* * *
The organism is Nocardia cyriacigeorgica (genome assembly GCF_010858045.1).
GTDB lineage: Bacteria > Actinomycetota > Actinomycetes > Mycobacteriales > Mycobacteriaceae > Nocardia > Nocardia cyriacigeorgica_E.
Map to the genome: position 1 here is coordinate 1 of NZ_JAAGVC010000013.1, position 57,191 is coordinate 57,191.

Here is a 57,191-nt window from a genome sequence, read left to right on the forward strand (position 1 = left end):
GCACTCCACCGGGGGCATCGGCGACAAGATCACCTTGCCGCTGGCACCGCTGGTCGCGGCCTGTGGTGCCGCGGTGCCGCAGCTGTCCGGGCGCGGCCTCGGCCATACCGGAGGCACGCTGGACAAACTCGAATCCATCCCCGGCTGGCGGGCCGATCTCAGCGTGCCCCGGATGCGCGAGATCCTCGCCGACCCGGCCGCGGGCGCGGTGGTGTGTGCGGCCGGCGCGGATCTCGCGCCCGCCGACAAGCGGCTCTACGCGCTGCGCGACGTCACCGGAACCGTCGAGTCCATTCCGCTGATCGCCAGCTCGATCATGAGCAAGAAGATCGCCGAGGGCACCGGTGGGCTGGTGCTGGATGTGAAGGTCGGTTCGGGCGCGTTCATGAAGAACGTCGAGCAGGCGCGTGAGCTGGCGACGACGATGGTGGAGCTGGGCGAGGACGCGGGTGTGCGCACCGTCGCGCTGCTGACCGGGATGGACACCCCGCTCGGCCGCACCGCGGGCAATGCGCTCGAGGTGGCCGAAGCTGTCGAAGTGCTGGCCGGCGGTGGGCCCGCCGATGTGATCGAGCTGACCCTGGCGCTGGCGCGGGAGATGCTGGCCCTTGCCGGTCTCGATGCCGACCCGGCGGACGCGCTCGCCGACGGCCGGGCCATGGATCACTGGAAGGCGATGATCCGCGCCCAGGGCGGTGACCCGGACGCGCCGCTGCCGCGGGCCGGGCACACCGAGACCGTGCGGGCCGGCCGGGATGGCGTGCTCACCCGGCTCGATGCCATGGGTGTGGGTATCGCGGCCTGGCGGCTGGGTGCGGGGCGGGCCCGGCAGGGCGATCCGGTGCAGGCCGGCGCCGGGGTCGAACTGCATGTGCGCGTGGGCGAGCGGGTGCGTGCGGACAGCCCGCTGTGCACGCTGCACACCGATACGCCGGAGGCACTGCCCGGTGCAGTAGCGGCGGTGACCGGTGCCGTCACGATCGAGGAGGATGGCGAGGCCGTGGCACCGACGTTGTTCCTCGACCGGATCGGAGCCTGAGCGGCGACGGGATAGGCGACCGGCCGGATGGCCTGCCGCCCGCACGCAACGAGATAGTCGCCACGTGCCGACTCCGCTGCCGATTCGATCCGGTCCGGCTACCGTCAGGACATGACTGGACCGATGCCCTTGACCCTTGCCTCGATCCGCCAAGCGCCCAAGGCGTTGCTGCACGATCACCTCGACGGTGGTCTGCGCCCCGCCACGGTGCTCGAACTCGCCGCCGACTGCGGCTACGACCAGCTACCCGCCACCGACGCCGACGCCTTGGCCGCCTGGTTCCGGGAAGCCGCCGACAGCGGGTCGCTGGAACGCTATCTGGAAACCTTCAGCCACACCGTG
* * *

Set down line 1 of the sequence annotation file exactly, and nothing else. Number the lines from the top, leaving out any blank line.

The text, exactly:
The organism is Nocardia cyriacigeorgica (genome assembly GCF_010858045.1).